As long as we’re on the subject of interjections, let’s also examine the punctuation of parenthetical expressions. Any word or phrase that interrupts a sentence should usually be set off by commas. These parenthetical elements offer supplemental information or informational afterthoughts, and usually a slight pause is intended:
I haven’t seen my best friend in a long time; indeed, it’s been more than a year since I last saw her.
I am planning a road trip to San Francisco to visit her; I am, in fact, leaving tomorrow morning.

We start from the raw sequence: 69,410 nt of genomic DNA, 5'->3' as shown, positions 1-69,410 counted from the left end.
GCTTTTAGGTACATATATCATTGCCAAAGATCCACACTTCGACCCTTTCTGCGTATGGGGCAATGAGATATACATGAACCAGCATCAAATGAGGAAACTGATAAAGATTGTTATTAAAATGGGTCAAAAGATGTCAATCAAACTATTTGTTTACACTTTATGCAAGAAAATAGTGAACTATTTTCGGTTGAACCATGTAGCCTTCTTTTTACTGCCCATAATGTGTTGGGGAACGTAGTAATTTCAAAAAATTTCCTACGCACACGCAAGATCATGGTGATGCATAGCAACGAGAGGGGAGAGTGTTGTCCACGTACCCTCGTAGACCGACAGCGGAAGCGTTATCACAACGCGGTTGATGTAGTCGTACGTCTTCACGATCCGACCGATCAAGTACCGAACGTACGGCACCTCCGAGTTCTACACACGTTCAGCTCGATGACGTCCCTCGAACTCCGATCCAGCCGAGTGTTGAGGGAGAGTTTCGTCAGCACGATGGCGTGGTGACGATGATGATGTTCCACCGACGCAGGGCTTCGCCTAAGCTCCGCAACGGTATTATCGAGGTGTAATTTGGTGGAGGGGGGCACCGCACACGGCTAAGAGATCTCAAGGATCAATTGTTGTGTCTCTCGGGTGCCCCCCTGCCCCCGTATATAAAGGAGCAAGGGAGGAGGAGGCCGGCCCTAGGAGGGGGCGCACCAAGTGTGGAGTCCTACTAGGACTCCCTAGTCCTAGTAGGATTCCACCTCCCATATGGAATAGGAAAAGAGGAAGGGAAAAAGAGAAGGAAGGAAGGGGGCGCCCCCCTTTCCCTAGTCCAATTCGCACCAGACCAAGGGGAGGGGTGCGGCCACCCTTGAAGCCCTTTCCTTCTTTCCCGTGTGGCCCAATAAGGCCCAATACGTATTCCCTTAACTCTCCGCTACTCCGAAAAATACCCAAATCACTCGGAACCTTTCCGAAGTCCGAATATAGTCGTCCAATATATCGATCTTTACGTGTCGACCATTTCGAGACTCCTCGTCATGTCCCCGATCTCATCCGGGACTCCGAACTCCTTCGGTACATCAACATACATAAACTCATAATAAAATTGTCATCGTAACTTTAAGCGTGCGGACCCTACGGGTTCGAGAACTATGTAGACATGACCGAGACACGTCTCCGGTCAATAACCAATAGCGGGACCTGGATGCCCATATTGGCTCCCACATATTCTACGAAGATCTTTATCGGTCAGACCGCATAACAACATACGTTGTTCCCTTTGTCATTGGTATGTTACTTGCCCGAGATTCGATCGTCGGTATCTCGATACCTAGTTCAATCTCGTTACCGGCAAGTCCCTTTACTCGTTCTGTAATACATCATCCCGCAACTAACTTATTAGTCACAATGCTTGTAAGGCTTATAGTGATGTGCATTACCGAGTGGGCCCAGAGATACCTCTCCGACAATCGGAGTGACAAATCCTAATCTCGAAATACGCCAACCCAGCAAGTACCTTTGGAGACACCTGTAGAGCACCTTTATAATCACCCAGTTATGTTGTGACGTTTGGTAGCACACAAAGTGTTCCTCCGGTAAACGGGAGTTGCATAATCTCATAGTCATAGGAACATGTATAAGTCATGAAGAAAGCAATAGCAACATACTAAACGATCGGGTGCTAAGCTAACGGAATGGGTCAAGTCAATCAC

I am excited to see her again, to say the least.
I am also excited, if not more excited, to meet her daughter for the first time.
There are always exceptions, however. Adverbs that are essential to the meaning of the sentence should not be set off by commas:
Los Angeles to San Francisco is indeed a long drive.
I am therefore making the trip with another friend.
Do you have a question about the comma? Let me know, and I’ll include it in a future installment of Mots Justes’ ongoing series.
The Mots Justes Series on Commas
Chicago Manual of Style, The. 15th ed. Chicago: The University of Chicago Press, 2003.
Hacker, Diana, The Bedford Handbook for Writers, 3rd ed. Boston: St. Martin’s Press: 1991.